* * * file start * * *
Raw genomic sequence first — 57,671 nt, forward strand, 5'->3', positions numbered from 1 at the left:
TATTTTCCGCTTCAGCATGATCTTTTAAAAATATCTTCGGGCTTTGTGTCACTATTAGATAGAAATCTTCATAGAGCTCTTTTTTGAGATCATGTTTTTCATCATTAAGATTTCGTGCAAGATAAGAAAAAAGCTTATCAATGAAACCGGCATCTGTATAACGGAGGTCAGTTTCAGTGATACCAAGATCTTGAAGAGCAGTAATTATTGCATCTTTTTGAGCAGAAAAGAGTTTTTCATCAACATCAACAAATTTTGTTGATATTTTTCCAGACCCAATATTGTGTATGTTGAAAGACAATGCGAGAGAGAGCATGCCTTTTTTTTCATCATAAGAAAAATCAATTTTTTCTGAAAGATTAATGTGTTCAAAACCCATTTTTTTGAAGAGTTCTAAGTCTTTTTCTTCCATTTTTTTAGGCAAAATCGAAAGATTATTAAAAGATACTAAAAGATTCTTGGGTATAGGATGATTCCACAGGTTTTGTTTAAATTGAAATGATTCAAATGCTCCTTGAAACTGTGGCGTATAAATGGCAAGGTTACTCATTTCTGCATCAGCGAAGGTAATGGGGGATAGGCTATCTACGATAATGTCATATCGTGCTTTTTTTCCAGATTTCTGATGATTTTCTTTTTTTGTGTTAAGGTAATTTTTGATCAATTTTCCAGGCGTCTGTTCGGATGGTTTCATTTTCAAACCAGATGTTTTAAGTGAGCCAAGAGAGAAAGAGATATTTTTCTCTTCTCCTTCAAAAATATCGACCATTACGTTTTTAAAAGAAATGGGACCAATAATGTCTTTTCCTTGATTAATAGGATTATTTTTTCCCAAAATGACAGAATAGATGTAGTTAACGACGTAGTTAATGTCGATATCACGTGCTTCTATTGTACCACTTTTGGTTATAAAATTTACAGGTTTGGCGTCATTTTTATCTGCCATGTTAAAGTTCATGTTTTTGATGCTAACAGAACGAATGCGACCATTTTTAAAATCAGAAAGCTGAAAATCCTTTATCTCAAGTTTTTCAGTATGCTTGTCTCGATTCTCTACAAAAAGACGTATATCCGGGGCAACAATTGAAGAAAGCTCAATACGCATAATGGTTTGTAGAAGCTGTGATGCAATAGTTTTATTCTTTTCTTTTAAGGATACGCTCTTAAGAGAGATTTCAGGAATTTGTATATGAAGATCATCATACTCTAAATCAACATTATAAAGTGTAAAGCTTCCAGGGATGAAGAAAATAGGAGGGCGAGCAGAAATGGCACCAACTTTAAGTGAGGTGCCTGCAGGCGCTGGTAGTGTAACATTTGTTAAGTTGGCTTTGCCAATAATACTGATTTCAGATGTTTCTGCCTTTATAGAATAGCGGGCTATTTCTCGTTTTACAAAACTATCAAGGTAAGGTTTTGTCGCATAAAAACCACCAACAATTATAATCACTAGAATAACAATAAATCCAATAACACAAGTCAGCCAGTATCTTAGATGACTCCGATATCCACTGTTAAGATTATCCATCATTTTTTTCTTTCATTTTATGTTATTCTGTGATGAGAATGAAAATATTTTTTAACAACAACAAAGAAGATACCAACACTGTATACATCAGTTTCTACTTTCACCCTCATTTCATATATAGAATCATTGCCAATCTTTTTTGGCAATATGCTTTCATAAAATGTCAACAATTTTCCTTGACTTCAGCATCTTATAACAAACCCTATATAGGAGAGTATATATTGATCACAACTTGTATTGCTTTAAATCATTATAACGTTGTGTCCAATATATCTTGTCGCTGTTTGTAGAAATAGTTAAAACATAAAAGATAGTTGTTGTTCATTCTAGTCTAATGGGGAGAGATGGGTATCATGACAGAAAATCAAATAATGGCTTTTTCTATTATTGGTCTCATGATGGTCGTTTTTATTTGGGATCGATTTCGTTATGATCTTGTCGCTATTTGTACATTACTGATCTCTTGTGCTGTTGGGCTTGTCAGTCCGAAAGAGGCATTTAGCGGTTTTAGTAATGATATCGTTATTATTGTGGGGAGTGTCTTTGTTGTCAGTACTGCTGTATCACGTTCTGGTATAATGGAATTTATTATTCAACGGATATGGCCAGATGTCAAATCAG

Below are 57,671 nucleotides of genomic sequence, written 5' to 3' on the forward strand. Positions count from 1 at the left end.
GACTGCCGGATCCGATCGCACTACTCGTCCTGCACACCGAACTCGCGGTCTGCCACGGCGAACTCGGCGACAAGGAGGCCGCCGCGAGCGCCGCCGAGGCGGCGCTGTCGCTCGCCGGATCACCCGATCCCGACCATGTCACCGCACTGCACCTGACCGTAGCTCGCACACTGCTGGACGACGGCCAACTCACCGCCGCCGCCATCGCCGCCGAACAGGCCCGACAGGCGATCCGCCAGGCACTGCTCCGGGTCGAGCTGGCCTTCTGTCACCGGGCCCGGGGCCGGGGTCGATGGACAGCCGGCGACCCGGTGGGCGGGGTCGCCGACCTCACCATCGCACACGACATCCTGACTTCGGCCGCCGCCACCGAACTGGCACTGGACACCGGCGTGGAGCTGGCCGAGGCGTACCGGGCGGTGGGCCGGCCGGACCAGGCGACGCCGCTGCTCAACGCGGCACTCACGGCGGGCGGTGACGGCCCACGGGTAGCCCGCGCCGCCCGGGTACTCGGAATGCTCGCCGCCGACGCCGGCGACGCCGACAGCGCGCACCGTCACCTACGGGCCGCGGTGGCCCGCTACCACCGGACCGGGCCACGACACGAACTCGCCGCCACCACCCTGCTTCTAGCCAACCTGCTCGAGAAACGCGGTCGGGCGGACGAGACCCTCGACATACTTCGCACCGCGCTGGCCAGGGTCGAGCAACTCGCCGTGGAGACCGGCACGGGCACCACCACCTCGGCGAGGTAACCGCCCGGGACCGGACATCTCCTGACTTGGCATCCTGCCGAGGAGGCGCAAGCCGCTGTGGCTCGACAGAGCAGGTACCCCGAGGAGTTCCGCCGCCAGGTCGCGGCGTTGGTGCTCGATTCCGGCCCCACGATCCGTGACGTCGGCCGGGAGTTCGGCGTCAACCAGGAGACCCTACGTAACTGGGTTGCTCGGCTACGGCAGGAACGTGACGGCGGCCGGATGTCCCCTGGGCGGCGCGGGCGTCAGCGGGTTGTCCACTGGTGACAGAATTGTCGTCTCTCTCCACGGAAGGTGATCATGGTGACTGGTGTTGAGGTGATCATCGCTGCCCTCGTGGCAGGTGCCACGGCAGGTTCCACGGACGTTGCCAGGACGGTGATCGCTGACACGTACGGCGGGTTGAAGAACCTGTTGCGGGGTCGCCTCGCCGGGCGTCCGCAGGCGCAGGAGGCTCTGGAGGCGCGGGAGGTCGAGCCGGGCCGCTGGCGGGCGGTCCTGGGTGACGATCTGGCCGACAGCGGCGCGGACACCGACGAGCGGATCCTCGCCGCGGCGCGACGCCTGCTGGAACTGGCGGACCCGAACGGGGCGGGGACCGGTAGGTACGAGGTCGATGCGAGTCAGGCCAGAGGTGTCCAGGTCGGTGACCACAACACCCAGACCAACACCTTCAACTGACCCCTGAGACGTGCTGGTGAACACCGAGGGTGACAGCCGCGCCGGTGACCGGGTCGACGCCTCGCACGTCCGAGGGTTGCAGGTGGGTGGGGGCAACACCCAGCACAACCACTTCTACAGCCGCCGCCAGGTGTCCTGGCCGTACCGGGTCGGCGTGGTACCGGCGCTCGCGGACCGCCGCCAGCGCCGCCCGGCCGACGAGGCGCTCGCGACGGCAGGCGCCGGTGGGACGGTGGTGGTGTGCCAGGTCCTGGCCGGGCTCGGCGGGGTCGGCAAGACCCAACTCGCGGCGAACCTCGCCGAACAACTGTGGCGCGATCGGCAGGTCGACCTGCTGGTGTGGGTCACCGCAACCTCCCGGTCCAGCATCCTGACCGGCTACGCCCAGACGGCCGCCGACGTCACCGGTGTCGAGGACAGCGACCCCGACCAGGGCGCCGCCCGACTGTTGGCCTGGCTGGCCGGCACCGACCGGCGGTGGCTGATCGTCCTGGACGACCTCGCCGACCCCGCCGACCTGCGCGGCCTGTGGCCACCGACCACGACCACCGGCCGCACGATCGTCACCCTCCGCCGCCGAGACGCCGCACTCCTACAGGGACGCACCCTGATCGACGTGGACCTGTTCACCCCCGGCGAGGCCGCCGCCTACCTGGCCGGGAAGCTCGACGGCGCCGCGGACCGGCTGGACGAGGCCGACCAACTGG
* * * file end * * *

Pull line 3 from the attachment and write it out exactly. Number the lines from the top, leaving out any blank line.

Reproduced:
Below are 57,671 nucleotides of genomic sequence, written 5' to 3' on the forward strand. Positions count from 1 at the left end.